Women in Leading Roles – Can We Really Generalise?

Over the last few months, I have met several people who think that women, especially, change when they reach higher levels of hierarchy. They claim that women tend change in a more negative way, compared to men in the same positions.

It probably has to do with the fact that as soon as a woman takes on a leading role in an area where women are traditionally a minority, people (and this very much includes the press, and yes, this blog) tend look more at the fact that the person is a woman, rather than a person, to see if something related to gender can be concluded with regard to her management style or her behaviour in general.

The way people behave must for all intents and purposes be seen from an individual perspective. Personality is individual, not gender bound. Those in a leading position who are completely at ease with what they say and who they are, without any hint of being cold, distant, or formalistic, deserve to be recognised for that, without any bias whatsoever. It shouldn’t be a “surprise” when these qualities are attributed to a woman.

One of the persons I met recently reflected on the first female senior VP in his organization, who was named in the beginning of the year. He claimed she had become more stiff, less smiling, and on the whole less approachable, in connection with her new role, and went on to say that he thought this was a common problem with women in senior positions.

I experienced the complete opposite when I met a fairly high ranking diplomat the other week. When we shook hands I had no idea who she was, and I somehow did not expect her to hold the office she did, as she literally radiated fun, smiles and literally happyenergy, had long flowing hair and was wearing a likewise flowing, but, added to that colourful, dress. Here we go for biased ideas – I plead guilty. Totally. I should be ashamed really.

This takes us back to the never-ending debate about women, dress codes, and what people expect and assume about a woman in relation to this. One of the professors I had at university, Marianne Levin, held an entire lecture about this. She started out wearing ten layers of clothes when she walked into the room, and undressed as she went along with the lecture to give visual examples of what she said – and no, she did not end up in her birthday suit, even if this was in Sweden.

Back to the diplomat. In spite of rising in the ranks and being both competent and appreciated by the administration, she had remained true to herself. It seems she had not made any compromises when it came to her own personality in relation to her job, and yes, I’m a fan.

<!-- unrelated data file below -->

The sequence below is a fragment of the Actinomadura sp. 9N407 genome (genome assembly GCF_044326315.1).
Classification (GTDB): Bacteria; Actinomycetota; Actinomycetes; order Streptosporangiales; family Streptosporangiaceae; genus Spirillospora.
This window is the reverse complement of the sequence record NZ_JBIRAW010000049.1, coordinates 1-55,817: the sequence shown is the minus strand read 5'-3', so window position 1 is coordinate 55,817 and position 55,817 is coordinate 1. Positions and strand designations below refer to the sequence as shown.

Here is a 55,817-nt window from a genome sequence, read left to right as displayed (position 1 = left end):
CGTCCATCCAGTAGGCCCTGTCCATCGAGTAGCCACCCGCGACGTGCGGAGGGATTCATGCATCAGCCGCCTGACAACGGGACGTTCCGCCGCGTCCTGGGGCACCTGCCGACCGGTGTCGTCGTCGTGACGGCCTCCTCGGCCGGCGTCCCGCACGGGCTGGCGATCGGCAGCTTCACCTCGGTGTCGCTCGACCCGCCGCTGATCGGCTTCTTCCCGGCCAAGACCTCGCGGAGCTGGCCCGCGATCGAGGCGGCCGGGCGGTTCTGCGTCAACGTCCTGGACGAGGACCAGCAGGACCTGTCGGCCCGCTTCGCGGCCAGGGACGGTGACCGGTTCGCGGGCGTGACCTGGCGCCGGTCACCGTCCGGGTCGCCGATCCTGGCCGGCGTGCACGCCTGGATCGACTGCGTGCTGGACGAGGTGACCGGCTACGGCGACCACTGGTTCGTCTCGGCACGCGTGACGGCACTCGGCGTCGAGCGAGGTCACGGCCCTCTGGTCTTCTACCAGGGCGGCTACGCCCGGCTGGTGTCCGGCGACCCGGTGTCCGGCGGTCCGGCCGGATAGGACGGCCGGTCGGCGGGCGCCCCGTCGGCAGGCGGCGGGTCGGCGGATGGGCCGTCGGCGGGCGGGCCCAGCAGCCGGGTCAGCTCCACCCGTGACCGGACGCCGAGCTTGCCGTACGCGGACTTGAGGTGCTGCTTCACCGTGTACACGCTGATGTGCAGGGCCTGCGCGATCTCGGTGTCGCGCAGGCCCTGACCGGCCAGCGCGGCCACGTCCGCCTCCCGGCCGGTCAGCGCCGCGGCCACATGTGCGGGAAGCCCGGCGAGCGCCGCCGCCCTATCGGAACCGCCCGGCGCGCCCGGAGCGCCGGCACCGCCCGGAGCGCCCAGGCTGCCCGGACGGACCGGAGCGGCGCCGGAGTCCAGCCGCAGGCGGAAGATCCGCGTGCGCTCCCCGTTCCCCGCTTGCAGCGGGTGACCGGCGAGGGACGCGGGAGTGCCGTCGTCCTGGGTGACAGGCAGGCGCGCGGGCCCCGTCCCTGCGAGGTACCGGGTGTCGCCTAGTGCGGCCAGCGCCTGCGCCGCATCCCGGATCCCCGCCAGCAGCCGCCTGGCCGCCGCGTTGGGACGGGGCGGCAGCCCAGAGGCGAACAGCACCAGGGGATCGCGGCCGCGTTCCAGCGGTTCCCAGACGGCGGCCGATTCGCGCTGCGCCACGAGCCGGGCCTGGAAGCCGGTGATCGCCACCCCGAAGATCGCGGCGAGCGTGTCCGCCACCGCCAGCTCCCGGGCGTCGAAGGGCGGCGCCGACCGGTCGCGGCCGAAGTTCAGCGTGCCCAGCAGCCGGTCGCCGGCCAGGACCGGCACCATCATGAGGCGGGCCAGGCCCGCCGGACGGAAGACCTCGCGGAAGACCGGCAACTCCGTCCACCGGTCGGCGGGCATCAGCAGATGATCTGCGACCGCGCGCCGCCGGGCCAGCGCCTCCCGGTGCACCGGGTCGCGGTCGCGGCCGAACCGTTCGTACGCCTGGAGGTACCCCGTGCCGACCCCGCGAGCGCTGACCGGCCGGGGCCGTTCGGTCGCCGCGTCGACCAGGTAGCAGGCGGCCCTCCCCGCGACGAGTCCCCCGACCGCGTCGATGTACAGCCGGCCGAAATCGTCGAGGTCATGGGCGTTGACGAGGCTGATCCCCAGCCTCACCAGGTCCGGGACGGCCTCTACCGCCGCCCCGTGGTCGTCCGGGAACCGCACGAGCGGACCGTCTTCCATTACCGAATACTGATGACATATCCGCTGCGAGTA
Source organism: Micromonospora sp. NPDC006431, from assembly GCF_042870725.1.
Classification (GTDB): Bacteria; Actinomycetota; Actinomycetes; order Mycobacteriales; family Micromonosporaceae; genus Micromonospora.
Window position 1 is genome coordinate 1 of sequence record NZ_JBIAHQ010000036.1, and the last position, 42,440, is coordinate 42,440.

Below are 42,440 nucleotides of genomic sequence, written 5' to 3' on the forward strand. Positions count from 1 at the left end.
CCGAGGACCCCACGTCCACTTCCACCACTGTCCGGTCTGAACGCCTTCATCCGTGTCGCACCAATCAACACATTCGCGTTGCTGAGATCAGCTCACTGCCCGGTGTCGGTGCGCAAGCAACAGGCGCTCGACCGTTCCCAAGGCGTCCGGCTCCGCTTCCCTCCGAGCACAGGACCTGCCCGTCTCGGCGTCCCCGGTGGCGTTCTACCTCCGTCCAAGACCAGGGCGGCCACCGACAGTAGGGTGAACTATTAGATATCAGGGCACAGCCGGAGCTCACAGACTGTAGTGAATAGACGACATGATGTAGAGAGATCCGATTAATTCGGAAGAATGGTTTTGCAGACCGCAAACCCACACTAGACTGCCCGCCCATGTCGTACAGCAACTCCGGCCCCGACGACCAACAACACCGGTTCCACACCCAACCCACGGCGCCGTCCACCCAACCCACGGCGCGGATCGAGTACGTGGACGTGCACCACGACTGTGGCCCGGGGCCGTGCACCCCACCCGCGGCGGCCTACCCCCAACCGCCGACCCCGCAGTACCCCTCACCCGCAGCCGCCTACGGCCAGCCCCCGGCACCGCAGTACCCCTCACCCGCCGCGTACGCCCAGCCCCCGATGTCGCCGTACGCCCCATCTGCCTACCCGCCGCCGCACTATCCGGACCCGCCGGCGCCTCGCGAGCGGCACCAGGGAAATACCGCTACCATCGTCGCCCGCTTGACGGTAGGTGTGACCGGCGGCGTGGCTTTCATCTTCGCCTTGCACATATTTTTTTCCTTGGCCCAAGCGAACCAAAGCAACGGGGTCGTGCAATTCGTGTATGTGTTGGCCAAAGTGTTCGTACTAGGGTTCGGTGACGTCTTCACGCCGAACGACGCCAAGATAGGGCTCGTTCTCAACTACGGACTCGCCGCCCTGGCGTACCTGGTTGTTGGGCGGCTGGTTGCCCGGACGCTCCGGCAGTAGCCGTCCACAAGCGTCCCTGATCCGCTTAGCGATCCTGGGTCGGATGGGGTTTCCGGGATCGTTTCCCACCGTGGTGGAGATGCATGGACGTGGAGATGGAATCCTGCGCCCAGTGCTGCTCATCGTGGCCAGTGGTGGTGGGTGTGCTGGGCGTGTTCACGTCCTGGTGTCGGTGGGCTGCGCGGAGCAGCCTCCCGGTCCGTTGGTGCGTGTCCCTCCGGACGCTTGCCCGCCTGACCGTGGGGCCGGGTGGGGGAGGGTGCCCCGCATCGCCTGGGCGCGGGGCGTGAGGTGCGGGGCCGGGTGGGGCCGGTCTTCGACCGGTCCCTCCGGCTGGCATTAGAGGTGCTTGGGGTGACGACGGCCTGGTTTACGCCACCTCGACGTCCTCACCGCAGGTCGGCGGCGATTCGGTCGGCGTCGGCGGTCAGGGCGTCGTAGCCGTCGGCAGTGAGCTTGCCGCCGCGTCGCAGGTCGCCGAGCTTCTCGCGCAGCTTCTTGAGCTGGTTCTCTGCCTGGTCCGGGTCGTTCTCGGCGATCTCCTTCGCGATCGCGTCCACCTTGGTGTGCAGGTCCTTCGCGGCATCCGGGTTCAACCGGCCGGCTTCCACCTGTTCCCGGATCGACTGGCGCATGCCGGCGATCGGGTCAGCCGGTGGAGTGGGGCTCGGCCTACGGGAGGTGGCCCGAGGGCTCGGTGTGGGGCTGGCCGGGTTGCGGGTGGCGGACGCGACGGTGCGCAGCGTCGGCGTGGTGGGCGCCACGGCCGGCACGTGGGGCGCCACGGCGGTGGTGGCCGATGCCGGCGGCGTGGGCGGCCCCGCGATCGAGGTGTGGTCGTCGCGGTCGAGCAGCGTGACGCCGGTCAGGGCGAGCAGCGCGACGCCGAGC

Others, and in these two cases men, are the main characters in the anecdotes, seem to morph into monsters as they rise in the hierarchy. One went from being a “softie” who listened to people and promoted social values around him, working in politics, to becoming obsessed with money, profitability, and long hours once he got a personal stake in the business he joined after he was released from office. Another constantly screamed at his team that worked on a challenging technical product, which was running late for delivery and where the pressure from the client as well as higher management increased.

So no, I do not think it is possible to generalise about how women and men behave in leading positions. I am a firm believer that your personality, as well as the environment you work in, are key to how you evolve. If you are prone to stress, or someone who is worried about what others think, or who does not have the self confidence to continue to be your own relaxed self even when you are promoted, then you can work on it; either with a coach or a mentor, or in some other way. But to do that you have to be conscious about the problem, and that, I believe, is just as big a challenge as that of working on your weak points.


Are women more prone to question themselves and their abilities to lead than men? Some people think so. If that is the case, they should have a higher potential to become good managers than men by consciously working on their weaknesses. How is that for a generalisation?

This entry was posted in Leadership and tagged , , , , , . Bookmark the permalink.

Leave a Reply

Please log in using one of these methods to post your comment:

WordPress.com Logo

You are commenting using your WordPress.com account. Log Out /  Change )

Google+ photo

You are commenting using your Google+ account. Log Out /  Change )

Twitter picture

You are commenting using your Twitter account. Log Out /  Change )

Facebook photo

You are commenting using your Facebook account. Log Out /  Change )


Connecting to %s